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Protecting your child's college education during a divorce

Most parents naturally want the best for their children -- and that often means making sure that the money is there for a college education no matter what.

Unfortunately, a divorce can sabotage even the best-laid plans for the future unless you specifically keep educational needs in mind during the process.

What should parents focus on?

1. The time limits on support

One of the most important things to determine during a divorce is how long both parents will need to contribute to a child's college needs.

This may be of particular concern to the parent with the greater income who is paying support. However, having a clearly-defined time limit related to educational needs helps everyone in the family (including the child) understand what to expect.

For example, many agreements will limit the parental obligation for college tuition payments to no more than five years. There's usually no parental obligation toward graduate school tuition.

2. The type of payments

There are many college expenses besides tuition. Students usually need to pay additional fees for meal plans, lab work and books. Unless your decree is clear, however, your ex-spouse and your child may have some unrealistic expectations about what you will pay beyond the basics.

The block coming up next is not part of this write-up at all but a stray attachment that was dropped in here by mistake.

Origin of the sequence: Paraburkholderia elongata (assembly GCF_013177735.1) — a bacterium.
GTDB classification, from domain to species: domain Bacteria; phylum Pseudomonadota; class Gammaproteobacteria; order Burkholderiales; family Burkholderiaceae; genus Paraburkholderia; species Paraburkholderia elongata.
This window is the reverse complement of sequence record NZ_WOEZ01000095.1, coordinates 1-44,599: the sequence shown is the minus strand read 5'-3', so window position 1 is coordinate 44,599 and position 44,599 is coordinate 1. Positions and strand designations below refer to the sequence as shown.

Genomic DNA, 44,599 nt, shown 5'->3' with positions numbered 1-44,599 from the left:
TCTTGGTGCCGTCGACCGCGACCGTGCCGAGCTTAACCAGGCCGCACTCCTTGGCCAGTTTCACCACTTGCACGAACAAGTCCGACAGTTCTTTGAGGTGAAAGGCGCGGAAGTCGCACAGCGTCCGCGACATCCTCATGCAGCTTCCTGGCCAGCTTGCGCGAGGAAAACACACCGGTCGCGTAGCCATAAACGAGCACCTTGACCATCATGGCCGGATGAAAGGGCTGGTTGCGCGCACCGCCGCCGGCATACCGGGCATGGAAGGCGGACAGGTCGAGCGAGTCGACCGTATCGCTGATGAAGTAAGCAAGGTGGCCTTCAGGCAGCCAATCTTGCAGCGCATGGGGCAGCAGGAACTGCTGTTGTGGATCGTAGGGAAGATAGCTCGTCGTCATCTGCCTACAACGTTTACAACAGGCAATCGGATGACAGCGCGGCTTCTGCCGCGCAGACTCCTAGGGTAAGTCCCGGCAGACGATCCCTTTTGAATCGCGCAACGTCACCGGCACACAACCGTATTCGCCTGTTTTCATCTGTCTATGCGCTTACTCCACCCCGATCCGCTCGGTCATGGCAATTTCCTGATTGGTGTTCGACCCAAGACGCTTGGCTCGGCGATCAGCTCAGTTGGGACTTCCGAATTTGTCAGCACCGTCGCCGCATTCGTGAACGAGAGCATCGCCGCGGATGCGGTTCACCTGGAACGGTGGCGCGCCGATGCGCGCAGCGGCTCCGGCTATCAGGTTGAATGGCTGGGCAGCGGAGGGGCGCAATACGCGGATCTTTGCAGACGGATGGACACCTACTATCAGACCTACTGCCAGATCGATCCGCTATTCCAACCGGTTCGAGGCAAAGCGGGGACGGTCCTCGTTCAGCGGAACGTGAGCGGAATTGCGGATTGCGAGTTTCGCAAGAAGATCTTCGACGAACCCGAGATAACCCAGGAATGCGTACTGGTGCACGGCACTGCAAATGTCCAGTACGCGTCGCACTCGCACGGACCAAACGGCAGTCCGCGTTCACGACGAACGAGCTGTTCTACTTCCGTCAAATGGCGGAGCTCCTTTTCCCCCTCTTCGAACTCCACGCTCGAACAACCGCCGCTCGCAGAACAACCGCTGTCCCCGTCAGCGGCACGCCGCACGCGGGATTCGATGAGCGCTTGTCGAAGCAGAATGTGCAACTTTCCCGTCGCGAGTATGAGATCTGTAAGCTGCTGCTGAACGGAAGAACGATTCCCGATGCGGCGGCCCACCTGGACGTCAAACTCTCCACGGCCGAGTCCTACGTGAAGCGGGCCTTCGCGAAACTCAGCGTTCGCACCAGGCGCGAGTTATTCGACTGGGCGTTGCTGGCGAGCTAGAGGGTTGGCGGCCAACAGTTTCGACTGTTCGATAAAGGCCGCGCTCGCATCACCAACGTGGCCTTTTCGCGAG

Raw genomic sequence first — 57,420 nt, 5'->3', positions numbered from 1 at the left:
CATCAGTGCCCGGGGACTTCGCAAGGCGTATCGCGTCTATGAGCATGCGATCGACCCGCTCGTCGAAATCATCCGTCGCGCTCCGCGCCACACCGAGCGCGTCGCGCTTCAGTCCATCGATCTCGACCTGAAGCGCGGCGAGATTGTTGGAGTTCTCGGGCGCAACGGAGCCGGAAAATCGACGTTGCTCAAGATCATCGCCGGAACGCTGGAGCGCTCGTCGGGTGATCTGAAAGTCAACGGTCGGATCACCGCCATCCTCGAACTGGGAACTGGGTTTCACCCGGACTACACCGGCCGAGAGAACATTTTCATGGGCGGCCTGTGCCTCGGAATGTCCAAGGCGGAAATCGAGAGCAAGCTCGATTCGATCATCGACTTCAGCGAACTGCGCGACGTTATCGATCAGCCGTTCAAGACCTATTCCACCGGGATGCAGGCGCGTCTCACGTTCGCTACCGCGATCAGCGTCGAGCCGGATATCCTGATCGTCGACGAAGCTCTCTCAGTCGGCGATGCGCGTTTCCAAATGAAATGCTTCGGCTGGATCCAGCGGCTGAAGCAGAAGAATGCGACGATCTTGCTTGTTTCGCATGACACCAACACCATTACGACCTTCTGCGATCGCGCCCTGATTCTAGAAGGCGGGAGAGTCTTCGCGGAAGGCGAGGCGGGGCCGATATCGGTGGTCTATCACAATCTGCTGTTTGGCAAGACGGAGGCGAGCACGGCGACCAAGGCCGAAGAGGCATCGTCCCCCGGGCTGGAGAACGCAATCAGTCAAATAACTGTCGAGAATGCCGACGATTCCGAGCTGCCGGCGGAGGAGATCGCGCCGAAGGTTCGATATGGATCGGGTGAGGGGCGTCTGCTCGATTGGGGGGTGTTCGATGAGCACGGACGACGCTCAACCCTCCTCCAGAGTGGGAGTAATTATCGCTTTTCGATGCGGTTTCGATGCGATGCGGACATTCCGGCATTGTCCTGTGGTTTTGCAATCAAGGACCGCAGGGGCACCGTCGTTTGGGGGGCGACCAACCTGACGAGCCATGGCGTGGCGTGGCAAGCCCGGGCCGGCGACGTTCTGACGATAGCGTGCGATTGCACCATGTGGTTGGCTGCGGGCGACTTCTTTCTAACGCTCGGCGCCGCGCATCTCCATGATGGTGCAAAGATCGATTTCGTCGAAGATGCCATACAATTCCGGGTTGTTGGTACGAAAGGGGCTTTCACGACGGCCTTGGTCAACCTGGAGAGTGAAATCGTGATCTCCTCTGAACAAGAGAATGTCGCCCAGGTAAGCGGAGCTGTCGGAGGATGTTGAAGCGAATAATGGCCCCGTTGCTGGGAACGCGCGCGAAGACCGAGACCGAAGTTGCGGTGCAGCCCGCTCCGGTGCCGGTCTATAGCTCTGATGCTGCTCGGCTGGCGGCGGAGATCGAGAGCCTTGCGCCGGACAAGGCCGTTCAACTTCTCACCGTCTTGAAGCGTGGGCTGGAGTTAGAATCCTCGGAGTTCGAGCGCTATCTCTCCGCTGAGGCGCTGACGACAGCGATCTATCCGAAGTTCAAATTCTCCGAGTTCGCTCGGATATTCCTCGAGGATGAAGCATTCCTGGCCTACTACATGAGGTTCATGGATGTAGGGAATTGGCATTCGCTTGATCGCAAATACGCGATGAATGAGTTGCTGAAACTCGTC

For example, you may expect to provide books and a meal plan -- but you may balk at paying for an off-campus apartment and furnishings when a dorm room is cheaper. A well-written divorce agreement can clearly communicate the limits of your willingness to pay unnecessary additional costs.

3. The type of school

Divorced parents often have to adjust their lifestyles a bit, so it isn't unreasonable to scale back your child's college expectations as well.

If your child is academically gifted, a private or ivy league university may easily be in reach due to scholarships. However, an average student may have to settle for a public college instead.

4. Any funds already set aside

If you've already established a 529 plan or another tax-free savings account for your child's college costs, it's important to document the plans for that money in your divorce decree. The ownership of the account may also be an issue that needs to be addressed.

Whatever your goals, it's often wise to work with a financial adviser -- not just a divorce lawyer -- to make sure that your child's educational needs are protected.

Source: CNBC, "How to keep your divorce from sabotaging your children's college education," Lorie Konish, accessed May 23, 2018

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